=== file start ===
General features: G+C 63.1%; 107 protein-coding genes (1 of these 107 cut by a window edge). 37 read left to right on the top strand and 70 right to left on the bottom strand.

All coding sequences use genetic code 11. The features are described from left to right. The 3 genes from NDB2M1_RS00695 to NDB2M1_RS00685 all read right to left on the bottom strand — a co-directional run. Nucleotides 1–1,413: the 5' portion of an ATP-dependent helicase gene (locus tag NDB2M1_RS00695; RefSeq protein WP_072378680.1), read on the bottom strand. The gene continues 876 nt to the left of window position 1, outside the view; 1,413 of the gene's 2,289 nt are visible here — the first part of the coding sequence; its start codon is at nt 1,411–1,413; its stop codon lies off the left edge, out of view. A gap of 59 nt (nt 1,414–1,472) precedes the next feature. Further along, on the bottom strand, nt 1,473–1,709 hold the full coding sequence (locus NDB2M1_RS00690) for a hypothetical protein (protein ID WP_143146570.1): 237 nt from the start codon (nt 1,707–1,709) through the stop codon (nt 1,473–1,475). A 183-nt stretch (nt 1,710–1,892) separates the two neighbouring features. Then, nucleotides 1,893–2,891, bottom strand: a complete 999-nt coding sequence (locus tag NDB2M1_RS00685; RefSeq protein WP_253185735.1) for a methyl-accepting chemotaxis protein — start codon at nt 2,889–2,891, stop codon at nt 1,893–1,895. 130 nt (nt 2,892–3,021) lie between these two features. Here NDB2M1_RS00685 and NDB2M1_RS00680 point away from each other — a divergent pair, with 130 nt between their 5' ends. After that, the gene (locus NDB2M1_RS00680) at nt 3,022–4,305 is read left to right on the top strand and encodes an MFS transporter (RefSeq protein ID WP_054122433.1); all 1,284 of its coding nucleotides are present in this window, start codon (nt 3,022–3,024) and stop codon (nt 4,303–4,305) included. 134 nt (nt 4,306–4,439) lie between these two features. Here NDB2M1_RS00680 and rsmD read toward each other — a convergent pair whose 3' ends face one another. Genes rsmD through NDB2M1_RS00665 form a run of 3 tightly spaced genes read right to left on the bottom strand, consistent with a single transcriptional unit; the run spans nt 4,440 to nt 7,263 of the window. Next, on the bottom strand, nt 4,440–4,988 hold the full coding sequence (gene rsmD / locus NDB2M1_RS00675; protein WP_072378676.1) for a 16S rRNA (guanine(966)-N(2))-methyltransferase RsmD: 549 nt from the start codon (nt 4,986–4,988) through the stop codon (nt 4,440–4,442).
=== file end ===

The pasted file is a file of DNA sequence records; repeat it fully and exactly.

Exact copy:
General features: G+C 63.1%; 107 protein-coding genes (1 of these 107 cut by a window edge). 37 read left to right on the top strand and 70 right to left on the bottom strand.

All coding sequences use genetic code 11. The features are described from left to right. The 3 genes from NDB2M1_RS00695 to NDB2M1_RS00685 all read right to left on the bottom strand — a co-directional run. Nucleotides 1–1,413: the 5' portion of an ATP-dependent helicase gene (locus tag NDB2M1_RS00695; RefSeq protein WP_072378680.1), read on the bottom strand. The gene continues 876 nt to the left of window position 1, outside the view; 1,413 of the gene's 2,289 nt are visible here — the first part of the coding sequence; its start codon is at nt 1,411–1,413; its stop codon lies off the left edge, out of view. A gap of 59 nt (nt 1,414–1,472) precedes the next feature. Further along, on the bottom strand, nt 1,473–1,709 hold the full coding sequence (locus NDB2M1_RS00690) for a hypothetical protein (protein ID WP_143146570.1): 237 nt from the start codon (nt 1,707–1,709) through the stop codon (nt 1,473–1,475). A 183-nt stretch (nt 1,710–1,892) separates the two neighbouring features. Then, nucleotides 1,893–2,891, bottom strand: a complete 999-nt coding sequence (locus tag NDB2M1_RS00685; RefSeq protein WP_253185735.1) for a methyl-accepting chemotaxis protein — start codon at nt 2,889–2,891, stop codon at nt 1,893–1,895. 130 nt (nt 2,892–3,021) lie between these two features. Here NDB2M1_RS00685 and NDB2M1_RS00680 point away from each other — a divergent pair, with 130 nt between their 5' ends. After that, the gene (locus NDB2M1_RS00680) at nt 3,022–4,305 is read left to right on the top strand and encodes an MFS transporter (RefSeq protein ID WP_054122433.1); all 1,284 of its coding nucleotides are present in this window, start codon (nt 3,022–3,024) and stop codon (nt 4,303–4,305) included. 134 nt (nt 4,306–4,439) lie between these two features. Here NDB2M1_RS00680 and rsmD read toward each other — a convergent pair whose 3' ends face one another. Genes rsmD through NDB2M1_RS00665 form a run of 3 tightly spaced genes read right to left on the bottom strand, consistent with a single transcriptional unit; the run spans nt 4,440 to nt 7,263 of the window. Next, on the bottom strand, nt 4,440–4,988 hold the full coding sequence (gene rsmD / locus NDB2M1_RS00675; protein WP_072378676.1) for a 16S rRNA (guanine(966)-N(2))-methyltransferase RsmD: 549 nt from the start codon (nt 4,986–4,988) through the stop codon (nt 4,440–4,442).